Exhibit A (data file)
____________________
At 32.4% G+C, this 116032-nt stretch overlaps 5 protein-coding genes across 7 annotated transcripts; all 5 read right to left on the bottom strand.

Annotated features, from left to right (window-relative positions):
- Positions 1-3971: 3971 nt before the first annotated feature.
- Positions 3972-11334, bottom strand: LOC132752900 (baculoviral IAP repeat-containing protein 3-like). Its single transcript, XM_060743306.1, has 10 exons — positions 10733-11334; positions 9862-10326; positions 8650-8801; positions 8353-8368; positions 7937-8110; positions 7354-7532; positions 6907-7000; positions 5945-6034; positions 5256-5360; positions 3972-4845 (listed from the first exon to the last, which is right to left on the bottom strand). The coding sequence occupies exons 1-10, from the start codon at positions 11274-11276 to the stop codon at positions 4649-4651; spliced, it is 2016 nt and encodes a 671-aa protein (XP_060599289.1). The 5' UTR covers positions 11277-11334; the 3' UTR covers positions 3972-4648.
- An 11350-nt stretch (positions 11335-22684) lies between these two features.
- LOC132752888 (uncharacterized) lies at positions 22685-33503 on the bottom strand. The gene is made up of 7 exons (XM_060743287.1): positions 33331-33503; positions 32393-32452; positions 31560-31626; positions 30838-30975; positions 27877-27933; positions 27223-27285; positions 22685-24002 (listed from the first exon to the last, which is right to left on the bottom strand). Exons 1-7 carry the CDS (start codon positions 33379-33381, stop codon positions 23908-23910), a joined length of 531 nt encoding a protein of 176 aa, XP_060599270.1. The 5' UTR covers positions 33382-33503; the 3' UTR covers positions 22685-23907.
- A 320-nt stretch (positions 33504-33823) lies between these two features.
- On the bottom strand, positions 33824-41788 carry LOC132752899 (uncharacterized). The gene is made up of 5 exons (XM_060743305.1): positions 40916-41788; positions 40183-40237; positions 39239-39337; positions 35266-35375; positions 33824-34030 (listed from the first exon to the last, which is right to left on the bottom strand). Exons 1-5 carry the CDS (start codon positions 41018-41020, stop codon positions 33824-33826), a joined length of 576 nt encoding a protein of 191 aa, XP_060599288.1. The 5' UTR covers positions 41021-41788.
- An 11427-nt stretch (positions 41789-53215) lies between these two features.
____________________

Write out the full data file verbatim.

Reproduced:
At 32.4% G+C, this 116032-nt stretch overlaps 5 protein-coding genes across 7 annotated transcripts; all 5 read right to left on the bottom strand.

Annotated features, from left to right (window-relative positions):
- Positions 1-3971: 3971 nt before the first annotated feature.
- Positions 3972-11334, bottom strand: LOC132752900 (baculoviral IAP repeat-containing protein 3-like). Its single transcript, XM_060743306.1, has 10 exons — positions 10733-11334; positions 9862-10326; positions 8650-8801; positions 8353-8368; positions 7937-8110; positions 7354-7532; positions 6907-7000; positions 5945-6034; positions 5256-5360; positions 3972-4845 (listed from the first exon to the last, which is right to left on the bottom strand). The coding sequence occupies exons 1-10, from the start codon at positions 11274-11276 to the stop codon at positions 4649-4651; spliced, it is 2016 nt and encodes a 671-aa protein (XP_060599289.1). The 5' UTR covers positions 11277-11334; the 3' UTR covers positions 3972-4648.
- An 11350-nt stretch (positions 11335-22684) lies between these two features.
- LOC132752888 (uncharacterized) lies at positions 22685-33503 on the bottom strand. The gene is made up of 7 exons (XM_060743287.1): positions 33331-33503; positions 32393-32452; positions 31560-31626; positions 30838-30975; positions 27877-27933; positions 27223-27285; positions 22685-24002 (listed from the first exon to the last, which is right to left on the bottom strand). Exons 1-7 carry the CDS (start codon positions 33379-33381, stop codon positions 23908-23910), a joined length of 531 nt encoding a protein of 176 aa, XP_060599270.1. The 5' UTR covers positions 33382-33503; the 3' UTR covers positions 22685-23907.
- A 320-nt stretch (positions 33504-33823) lies between these two features.
- On the bottom strand, positions 33824-41788 carry LOC132752899 (uncharacterized). The gene is made up of 5 exons (XM_060743305.1): positions 40916-41788; positions 40183-40237; positions 39239-39337; positions 35266-35375; positions 33824-34030 (listed from the first exon to the last, which is right to left on the bottom strand). Exons 1-5 carry the CDS (start codon positions 41018-41020, stop codon positions 33824-33826), a joined length of 576 nt encoding a protein of 191 aa, XP_060599288.1. The 5' UTR covers positions 41021-41788.
- An 11427-nt stretch (positions 41789-53215) lies between these two features.